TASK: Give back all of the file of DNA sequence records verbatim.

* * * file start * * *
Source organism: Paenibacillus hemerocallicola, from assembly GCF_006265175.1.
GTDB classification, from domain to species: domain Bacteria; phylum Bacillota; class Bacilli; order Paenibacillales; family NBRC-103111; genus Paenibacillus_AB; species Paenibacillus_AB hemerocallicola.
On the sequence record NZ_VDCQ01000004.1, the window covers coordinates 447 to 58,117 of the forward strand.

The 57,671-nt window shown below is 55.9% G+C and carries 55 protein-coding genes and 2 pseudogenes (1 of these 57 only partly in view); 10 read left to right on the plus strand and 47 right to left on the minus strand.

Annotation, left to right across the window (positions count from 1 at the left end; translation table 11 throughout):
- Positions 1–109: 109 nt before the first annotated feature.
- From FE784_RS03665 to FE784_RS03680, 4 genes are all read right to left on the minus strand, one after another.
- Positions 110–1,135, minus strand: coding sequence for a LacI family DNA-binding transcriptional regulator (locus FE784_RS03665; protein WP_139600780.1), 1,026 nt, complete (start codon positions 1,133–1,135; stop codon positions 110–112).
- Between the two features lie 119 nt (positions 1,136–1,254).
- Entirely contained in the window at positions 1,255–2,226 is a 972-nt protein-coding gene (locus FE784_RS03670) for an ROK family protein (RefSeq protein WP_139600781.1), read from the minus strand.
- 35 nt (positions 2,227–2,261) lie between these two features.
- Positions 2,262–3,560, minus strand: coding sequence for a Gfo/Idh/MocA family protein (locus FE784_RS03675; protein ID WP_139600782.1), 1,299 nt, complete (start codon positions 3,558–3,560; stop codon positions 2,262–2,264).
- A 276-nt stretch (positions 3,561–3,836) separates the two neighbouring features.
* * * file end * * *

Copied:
Source organism: Paenibacillus hemerocallicola, from assembly GCF_006265175.1.
GTDB classification, from domain to species: domain Bacteria; phylum Bacillota; class Bacilli; order Paenibacillales; family NBRC-103111; genus Paenibacillus_AB; species Paenibacillus_AB hemerocallicola.
On the sequence record NZ_VDCQ01000004.1, the window covers coordinates 447 to 58,117 of the forward strand.

The 57,671-nt window shown below is 55.9% G+C and carries 55 protein-coding genes and 2 pseudogenes (1 of these 57 only partly in view); 10 read left to right on the plus strand and 47 right to left on the minus strand.

Annotation, left to right across the window (positions count from 1 at the left end; translation table 11 throughout):
- Positions 1–109: 109 nt before the first annotated feature.
- From FE784_RS03665 to FE784_RS03680, 4 genes are all read right to left on the minus strand, one after another.
- Positions 110–1,135, minus strand: coding sequence for a LacI family DNA-binding transcriptional regulator (locus FE784_RS03665; protein WP_139600780.1), 1,026 nt, complete (start codon positions 1,133–1,135; stop codon positions 110–112).
- Between the two features lie 119 nt (positions 1,136–1,254).
- Entirely contained in the window at positions 1,255–2,226 is a 972-nt protein-coding gene (locus FE784_RS03670) for an ROK family protein (RefSeq protein WP_139600781.1), read from the minus strand.
- 35 nt (positions 2,227–2,261) lie between these two features.
- Positions 2,262–3,560, minus strand: coding sequence for a Gfo/Idh/MocA family protein (locus FE784_RS03675; protein ID WP_139600782.1), 1,299 nt, complete (start codon positions 3,558–3,560; stop codon positions 2,262–2,264).
- A 276-nt stretch (positions 3,561–3,836) separates the two neighbouring features.